How to get started with design sprints

Maja Falkenberg, Senior UX Designer, YouSee

John Zeratsky, a former Google and Youtube designer and author of the hugely popular book "Sprint - How to Solve Big Problems and Test New Ideas in Just Five Days", was one of the keynote speakers at UX Camp CPH.

On his speak, Zeratsky elaborated on the ideas and his work with Design Sprints. He also went into the practicalities of working with the method, and this exactly what I will convey to you in this article.

What is a Design Sprint?

A design sprint is a five-day process in which the aim is to solve critical business challenges through design, prototypes and testing ideas on real customers.

A design sprint is a perfect way to skip endless discussions about possible solutions, and instead compress the lengthy process into five days of work.

Instead of launching a minimum viable product, which you afterward have to test to gain insights, a design sprint will give you a ton of valuable insights faster.

Design sprints can save companies both money and time on innovation and development.

"The sprint gives you a superpower: You can fast-forward into the future to see your finished product and customer reactions, before making any expensive commitments." - John Zeratsky

Focus on working together

A design sprint can do more than just solve problems for companies. The method also highlights the ability to work together across functions in a company.

In any design sprint, it is crucial to include different functions of a company, and that they are able to work together, agree on challenges, priorities, goals, etc.

How do you get started with design sprints?

It is quite simple to get started with your first sprint. A typical sprint starts Monday and ends on Friday.

Design sprints

What you need to get started

Before the sprint, you need a room, post-its, paper, pens, markers, a whiteboard and some round stickers which you will need during the sprint.

Another key component to ensure is in place before the design sprint week, is the participation of the right people. You'll need approximately eight people consisting of a facilitator, tech-expert, UX-expert, product owner, other contextual stakeholders, and a decisionmaker who will make decisions.

Day 1: Understand & Map

The first task is to go through the problems you are trying to solve, and identify the goals you are trying to achieve during the design sprint.

Here you need to go through analyses, benchmarks, and to discuss your ideas. The overall aim is to establish a common focus, that you'll illustrate an overall customer journey.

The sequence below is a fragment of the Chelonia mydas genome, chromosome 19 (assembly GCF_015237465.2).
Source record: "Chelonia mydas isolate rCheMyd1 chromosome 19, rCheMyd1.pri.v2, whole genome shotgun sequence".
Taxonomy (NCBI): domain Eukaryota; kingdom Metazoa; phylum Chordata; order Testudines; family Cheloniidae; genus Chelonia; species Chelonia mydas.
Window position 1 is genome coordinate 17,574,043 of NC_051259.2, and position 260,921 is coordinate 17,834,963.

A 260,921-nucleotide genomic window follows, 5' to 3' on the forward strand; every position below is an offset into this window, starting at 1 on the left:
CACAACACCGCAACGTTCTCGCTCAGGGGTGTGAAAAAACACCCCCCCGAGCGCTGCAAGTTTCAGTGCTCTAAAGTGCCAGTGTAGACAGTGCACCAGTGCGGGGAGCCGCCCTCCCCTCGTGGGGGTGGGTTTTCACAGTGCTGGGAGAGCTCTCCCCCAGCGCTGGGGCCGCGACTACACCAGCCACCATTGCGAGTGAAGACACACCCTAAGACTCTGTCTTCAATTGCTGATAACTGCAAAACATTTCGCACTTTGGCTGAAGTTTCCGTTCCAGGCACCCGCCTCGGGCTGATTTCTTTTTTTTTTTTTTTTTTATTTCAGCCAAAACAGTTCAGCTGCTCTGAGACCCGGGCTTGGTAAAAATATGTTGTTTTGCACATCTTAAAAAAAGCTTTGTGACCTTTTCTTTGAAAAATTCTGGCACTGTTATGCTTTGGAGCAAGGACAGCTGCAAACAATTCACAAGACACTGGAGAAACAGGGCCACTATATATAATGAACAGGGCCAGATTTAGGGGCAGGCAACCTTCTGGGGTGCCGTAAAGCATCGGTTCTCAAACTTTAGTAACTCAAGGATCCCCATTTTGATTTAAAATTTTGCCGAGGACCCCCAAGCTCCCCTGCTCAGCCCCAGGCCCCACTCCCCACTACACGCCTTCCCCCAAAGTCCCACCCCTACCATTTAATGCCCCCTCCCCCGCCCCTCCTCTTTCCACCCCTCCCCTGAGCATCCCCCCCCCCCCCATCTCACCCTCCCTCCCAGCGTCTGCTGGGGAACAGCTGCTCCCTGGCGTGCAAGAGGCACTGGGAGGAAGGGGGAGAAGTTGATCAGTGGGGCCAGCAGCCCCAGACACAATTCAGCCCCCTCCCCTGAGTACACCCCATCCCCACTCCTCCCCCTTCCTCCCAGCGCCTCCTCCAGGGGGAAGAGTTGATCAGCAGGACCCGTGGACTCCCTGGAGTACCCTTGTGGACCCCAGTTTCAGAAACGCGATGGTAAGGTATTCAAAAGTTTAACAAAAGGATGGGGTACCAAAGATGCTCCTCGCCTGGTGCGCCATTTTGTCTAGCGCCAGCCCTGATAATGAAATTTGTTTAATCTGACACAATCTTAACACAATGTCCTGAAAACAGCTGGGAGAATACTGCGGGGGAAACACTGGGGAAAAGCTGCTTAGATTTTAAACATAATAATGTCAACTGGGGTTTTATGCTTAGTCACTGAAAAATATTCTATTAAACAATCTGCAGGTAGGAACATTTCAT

Day 2: Sketch

On Tuesday you're going to break down the overall customer journey into smaller problems which are essential for the product.

And you're going to start solving the problems identified the day before. In this phase, it is all about creating as many problems as possible. Therefore, it is a good idea to work individually with illustrating and visualizing suggestions for possible solutions.

Day 3: Decide

On day three you will all go over the ideas generated the day before. Evaluate and judge, so you can choose which elements are relevant to bring on to the next step.

The process is simple. The whole team will vote for the best idea by using the round stickers.

The last step of day three is to collectively create a new storyboard of the concepts that you'll be taking with you to day four.

Day 4: Prototype

The last step of day three is to collectively create a new prototype of the storyboard created the day prior. The prototype does not have to high-fidelity or work perfectly, but the aim is that is good enough so you can test it on day five.

Day 5: Test

On the last day, you invite five real customers to try and test your prototype and give feedback on your concept.

Read also: How to use Preely for your Design Sprint

While a few team members handle the user testing, the rest of the team should observe and get a real insight into how the customer interacts with the product. In this way, you'll get valuable insights into the viability of the product, and which areas need to be improved.

At this point, you have only worked five days with a concept, made a prototype and conducted user testing on real customers.

Wrap up

John Zeratsky has been part of more than 150 design sprints, and his message is clear: jump directly into your first sprint!

Would you like to learn more about Design Sprint or how you can use Preely for testing during the sprints?

Feel free to message us!

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